Then last night she sends me a text mentioning a surprise for Father’s Day, that I’d find out about today. Okay, weird…I had already gotten my present, but whatever: if my wife wants to shower me with gifts, why not let her? All it means is she loves me. Again, little did I know…

So let me pause the story here to explain to those who may not have spent more than 5 minutes with me that there are but a few things I have been a fan of my entire life. The first is family: I have always loved being part of my family, and moreover, I have always wanted to have a wife and kids. The first part of that wish was fulfilled almost ten years ago when I married my best friend, Jessie, and the second half came to fruition when we adopted our beloved Joshua just over two years ago. The second object of my fandom is Olivia Newton-John in Grease and Xanadu, again because I saw those films as a toddler and was such a fan that I can sing all the songs by heart – in Olivia’s octave. Not usually something I share with the public, but it’s a part of me I can’t deny. The third (though by no means least) is Star Wars, which I saw in theaters when I was about my son’s age, and I have been hooked ever since. The only real limiting factor on my SW geekdom has been money, and a desire for people to at least identify me for myself five minutes before realizing I am a total Star Wars fan. The kind of fan who went to a Star Wars convention in a homemade Jedi costume, complete with a lightsaber hilt made from a real Graflex flash handle. The kind of fan who specifically asked Paul Blake, the actor who played Greedo in the original Star Wars film, to sign an autograph with the post-script “Han shot first.” (Only fellow SW geeks will get any of this.) The kind of fan who bought the dual-action lightsaber for my son’s second birthday so he could wield the mini-saber and learn to dual Daddy with the big saber.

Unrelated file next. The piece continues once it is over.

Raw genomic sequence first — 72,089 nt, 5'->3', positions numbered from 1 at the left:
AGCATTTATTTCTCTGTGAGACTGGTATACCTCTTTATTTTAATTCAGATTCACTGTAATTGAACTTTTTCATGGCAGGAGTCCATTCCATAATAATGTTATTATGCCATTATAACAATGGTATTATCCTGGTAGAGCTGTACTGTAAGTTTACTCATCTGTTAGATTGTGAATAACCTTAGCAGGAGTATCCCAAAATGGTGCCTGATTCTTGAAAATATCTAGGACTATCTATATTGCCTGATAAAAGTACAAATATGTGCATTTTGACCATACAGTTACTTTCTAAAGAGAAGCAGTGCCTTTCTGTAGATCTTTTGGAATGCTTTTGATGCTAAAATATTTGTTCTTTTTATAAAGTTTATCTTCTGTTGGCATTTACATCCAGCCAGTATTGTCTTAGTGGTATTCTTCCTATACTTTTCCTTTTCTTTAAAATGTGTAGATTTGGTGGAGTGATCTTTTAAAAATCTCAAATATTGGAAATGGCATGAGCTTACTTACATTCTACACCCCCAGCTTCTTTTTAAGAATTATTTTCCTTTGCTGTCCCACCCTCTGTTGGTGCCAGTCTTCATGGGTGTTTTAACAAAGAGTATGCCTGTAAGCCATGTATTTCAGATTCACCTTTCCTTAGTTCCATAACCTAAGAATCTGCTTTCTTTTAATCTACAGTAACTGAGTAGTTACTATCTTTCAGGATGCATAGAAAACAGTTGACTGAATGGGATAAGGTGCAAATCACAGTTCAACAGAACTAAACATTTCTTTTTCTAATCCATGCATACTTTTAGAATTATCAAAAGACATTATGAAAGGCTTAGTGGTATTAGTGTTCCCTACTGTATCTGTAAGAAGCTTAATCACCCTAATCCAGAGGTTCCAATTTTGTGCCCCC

Okay, so you’re getting the picture. The Force is strong with me.

That said, my wife is not with me on this. Never-mind that she abhors Xanadu (amazingly, I married her anyway), but she’s just not a Star Wars fan. True, she lets me geek out, and she actually wants me to get a display together in our family room for all the original SW toys I have kept since childhood. But she hadn’t watched any of the original trilogy until the Special Editions came out. Last week, I asked her off-handedly if she would ever let me build a life-sized R2-D2, and not only did she ask “What would you do with a life-sized R2-D2?” but also had to confirm “He’s the little blue one, right?” I was dumbfounded…this was stuff I learned before my ABCs!